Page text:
For nearly 15 years, NRA has been raising issues relating to deficiencies in the nation’s criminal record-keeping system. This issue took on even more relevance after the Brady Act’s five-day waiting period, "sunsetted" into the NRA-backed instant check system in 1998. This week, Americans for Gun Safety (AGS) released a "report" parroting much of NRA’s positions for the past decade and a half.
NRA chief lobbyist, James Baker, noted during congressional testimony on S. 466, "The Handgun Violence Prevention Act of 1987," "with only a ‘name check’ being conducted, all that can be determined is whether a person with that name has a criminal history. There is no way to verify that the person in front of you is who he or she purports to be." Identification fraud continues to be a national problem, revealed most recently on September 11.
Speaking specifically to the AGS "study," Joe Case, spokesman for Ohio Attorney General Betty Montgomery, said, "This group tries to paint the picture that nothing`s being done, especially on the accuracy of the automated data system. That`s just absolutely false." These comments were echoed by South Carolina Attorney General Charlie Condon (R), who noted, "It`s false information. "I think we`re doing a good job in terms of checking people appropriately. ... We don`t need gun control, we need criminal control."
It’s rather duplicitous for AGS to make the claims it cites in its own "study" given the fact that their senior staffers were in strategic government positions to assure the integrity of the National Instant Check System (NICS) during its inception. Matt Bennett was a Clinton White House political aide; Jim Kessler, AGS Legislative Director, was gun adviser to Senator Chuck Schumer (D-N.Y).; and AGS President Jonathan Cowan, was Chief of Staff to self-appointed gun czar Andrew Cuomo. While noteworthy, but not surprising, Kessler’s former boss, Senator Schumer, has not advocated NICS improvements, or taken any steps to oversee its effective implementation, but has only attempted to exploit NICS to establish national registration.
NRA believes, and has said all along, that it is vital that the NICS database be accurate and comprehensive. It is also important to make sure the NICS database isn’t bogged down with irrelevant data. The integrity of the database has to be precise for the purpose for which it was built -- that is, any gun sale disqualification should be based solely on accurate and complete disqualifying information.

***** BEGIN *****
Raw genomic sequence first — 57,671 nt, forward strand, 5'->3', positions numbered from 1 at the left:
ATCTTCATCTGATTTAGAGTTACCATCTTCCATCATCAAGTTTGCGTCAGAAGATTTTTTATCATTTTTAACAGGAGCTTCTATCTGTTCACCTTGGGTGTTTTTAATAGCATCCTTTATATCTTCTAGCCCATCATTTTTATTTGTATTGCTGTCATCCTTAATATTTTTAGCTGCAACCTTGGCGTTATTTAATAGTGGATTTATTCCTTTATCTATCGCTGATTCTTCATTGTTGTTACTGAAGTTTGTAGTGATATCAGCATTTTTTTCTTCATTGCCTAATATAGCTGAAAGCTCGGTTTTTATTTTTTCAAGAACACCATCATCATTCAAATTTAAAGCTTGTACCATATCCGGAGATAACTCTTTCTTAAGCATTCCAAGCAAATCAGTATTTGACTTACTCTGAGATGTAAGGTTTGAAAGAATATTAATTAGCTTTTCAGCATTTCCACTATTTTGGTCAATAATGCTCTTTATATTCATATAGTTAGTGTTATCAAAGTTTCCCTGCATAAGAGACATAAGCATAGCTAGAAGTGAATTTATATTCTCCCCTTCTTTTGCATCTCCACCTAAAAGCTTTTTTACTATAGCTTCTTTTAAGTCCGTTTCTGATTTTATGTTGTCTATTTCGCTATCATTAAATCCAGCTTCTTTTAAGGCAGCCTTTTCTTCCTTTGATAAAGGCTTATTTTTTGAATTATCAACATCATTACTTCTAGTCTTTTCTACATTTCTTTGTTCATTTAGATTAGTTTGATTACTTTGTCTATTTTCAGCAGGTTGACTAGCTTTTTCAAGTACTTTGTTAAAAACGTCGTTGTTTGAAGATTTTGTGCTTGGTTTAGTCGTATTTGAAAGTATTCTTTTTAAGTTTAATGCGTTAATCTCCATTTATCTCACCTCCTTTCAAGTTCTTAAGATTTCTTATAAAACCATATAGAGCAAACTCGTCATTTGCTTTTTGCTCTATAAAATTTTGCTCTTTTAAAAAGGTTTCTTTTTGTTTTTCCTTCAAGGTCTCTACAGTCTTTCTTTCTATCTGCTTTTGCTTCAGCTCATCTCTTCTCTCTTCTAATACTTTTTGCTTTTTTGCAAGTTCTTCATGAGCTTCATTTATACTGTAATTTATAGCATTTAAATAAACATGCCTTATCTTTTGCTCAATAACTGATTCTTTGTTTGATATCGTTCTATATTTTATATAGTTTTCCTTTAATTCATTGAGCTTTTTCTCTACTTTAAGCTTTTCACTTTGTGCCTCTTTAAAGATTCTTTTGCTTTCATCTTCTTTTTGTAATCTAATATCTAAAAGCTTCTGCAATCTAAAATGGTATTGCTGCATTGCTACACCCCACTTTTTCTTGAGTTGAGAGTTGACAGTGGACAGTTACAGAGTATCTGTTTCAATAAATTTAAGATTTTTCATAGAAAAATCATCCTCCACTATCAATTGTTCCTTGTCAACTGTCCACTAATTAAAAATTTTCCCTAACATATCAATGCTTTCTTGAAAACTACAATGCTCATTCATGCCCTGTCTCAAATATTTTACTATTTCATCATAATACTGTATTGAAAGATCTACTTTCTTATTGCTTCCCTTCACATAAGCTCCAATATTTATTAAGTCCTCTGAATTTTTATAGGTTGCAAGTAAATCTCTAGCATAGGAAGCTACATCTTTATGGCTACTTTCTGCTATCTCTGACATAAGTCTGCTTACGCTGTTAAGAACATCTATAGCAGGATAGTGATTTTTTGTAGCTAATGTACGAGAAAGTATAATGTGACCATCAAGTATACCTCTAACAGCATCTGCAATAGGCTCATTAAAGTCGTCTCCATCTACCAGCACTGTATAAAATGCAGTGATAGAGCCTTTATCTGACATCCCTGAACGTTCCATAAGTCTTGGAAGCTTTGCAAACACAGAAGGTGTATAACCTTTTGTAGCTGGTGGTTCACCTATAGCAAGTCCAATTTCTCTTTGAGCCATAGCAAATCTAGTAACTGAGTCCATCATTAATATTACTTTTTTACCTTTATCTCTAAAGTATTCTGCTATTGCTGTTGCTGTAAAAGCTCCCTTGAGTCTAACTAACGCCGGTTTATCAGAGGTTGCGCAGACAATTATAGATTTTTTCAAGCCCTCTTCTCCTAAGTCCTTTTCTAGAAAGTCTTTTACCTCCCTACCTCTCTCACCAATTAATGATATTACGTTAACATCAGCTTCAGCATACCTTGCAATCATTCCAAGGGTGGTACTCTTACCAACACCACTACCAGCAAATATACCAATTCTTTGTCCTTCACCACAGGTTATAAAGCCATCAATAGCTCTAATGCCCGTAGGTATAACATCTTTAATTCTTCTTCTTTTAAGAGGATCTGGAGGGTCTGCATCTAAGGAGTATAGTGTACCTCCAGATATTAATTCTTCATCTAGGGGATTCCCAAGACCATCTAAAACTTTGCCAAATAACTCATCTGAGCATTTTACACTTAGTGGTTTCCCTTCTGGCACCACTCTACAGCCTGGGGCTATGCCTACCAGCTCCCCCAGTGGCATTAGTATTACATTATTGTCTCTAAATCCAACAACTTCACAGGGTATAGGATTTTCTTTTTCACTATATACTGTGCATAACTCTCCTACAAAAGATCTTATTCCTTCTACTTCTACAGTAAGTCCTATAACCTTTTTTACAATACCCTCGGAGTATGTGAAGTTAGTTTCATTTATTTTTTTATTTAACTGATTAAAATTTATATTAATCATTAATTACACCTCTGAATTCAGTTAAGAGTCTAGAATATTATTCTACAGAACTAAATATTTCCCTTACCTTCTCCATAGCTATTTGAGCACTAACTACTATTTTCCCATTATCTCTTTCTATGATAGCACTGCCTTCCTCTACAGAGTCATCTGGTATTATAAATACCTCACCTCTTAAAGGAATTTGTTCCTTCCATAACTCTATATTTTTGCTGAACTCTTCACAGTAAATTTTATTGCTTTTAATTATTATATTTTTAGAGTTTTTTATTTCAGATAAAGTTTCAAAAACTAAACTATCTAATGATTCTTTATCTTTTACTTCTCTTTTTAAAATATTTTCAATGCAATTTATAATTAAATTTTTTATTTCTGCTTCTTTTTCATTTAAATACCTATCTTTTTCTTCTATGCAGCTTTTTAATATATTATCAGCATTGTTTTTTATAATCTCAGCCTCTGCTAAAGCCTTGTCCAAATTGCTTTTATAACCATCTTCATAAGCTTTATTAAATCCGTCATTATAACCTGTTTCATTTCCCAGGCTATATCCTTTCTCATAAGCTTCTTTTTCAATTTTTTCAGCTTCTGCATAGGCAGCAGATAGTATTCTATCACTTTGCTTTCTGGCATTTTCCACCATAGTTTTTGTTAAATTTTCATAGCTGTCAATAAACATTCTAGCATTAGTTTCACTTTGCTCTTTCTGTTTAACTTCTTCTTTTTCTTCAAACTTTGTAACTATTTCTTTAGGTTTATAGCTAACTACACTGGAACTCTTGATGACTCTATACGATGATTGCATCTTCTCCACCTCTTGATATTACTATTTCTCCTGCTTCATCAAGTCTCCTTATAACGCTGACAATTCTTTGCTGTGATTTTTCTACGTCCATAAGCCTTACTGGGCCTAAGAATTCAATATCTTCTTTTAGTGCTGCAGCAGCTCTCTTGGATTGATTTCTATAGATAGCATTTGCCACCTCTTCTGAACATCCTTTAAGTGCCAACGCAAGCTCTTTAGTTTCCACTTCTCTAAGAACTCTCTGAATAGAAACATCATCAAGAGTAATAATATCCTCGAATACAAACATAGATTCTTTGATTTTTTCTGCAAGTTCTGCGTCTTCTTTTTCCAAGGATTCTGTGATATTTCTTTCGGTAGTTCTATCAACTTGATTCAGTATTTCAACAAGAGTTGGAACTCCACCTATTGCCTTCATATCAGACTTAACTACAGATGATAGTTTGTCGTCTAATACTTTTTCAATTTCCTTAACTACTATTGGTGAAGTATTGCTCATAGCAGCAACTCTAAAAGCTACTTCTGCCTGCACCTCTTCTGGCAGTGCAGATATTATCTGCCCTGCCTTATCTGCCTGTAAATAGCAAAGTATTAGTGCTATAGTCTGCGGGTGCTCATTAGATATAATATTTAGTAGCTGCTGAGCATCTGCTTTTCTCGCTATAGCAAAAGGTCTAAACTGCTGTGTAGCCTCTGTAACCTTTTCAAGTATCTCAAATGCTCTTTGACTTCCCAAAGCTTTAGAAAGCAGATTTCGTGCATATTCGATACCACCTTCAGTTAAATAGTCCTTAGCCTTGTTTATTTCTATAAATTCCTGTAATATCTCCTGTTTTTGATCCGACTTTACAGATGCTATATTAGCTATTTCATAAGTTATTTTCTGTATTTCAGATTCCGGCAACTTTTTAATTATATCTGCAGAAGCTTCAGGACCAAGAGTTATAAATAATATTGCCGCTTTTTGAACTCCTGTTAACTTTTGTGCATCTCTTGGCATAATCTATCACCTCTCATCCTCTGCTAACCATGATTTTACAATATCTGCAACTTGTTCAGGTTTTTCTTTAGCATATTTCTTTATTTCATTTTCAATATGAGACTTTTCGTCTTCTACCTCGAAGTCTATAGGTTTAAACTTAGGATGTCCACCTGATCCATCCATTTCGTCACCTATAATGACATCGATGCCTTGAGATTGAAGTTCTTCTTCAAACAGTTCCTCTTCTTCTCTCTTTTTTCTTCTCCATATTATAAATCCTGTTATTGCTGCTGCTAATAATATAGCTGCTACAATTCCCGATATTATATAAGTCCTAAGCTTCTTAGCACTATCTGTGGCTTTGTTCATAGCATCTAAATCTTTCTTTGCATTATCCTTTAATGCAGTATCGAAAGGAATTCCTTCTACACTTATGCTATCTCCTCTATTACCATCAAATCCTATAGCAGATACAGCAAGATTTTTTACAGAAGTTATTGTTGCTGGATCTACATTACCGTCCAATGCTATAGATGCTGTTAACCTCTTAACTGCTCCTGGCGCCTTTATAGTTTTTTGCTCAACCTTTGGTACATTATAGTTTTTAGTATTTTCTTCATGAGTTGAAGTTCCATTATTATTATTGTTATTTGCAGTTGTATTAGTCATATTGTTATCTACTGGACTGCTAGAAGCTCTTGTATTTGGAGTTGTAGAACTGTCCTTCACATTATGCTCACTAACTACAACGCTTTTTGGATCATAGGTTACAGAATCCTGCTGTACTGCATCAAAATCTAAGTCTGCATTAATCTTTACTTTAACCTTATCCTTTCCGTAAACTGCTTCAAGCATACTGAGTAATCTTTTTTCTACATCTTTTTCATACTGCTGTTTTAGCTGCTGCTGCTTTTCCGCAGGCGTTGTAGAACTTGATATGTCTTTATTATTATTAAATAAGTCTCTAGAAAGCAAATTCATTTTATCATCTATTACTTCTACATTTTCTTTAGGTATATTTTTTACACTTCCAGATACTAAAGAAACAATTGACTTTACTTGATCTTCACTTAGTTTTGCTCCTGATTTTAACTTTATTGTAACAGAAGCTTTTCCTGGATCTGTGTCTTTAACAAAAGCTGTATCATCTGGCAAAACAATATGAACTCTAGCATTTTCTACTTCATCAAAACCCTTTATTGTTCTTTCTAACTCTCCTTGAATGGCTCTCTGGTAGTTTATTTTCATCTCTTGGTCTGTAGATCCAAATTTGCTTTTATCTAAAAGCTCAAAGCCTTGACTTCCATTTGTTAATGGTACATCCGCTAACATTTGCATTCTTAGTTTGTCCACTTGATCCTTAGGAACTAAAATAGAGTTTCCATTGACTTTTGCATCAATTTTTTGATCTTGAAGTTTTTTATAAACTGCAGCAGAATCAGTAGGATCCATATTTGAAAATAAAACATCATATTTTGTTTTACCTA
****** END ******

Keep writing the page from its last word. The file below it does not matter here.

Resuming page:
NRA has long supported state efforts to improve and automate records necessary for NICS and has supported federal appropriations for that purpose, but would emphasize that these expenditures be thoroughly audited to ensure that they are properly spent. NRA believes further that congressional action would be helpful in attempting to bring together law enforcement and the mental health community in reaching agreement to supply disqualifying mental health records. And we support the concept that non-citizens in America on tourist, student, or non-immigrant visas have their visa status accessible by NICS to preclude gun purchases by these ineligible individuals.
AGS SHOWS TRUE COLORS -- AGAIN
This past weekend, the well-heeled lobbyists at AGS hosted a junket for congressional staffers who were wined and dined in Richmond, Va., and then escorted to a gun show by AGS staff. The observations of one congressional staffer in attendance are telling.
He said, "From the beginning of the trip, AGS stated their agenda as wanting to close the ‘gun show loophole,’ and nothing else, and after the ‘loophole’ is closed AGS will no longer exist. In reality, their agenda is much like the Violence Policy Center`s and other anti-self-defense organizations’ -- national registration and licensing and the eventual outlawing of firearms....[a]ll they did was alienate themselves from their stated policy positions of sensible gun ownership. It was apparent on the trip AGS clearly advocates gun registration and the eventual outlawing of all firearms. What was accomplished on the trip was nothing other than showing gun shows are not frightening nor illegal."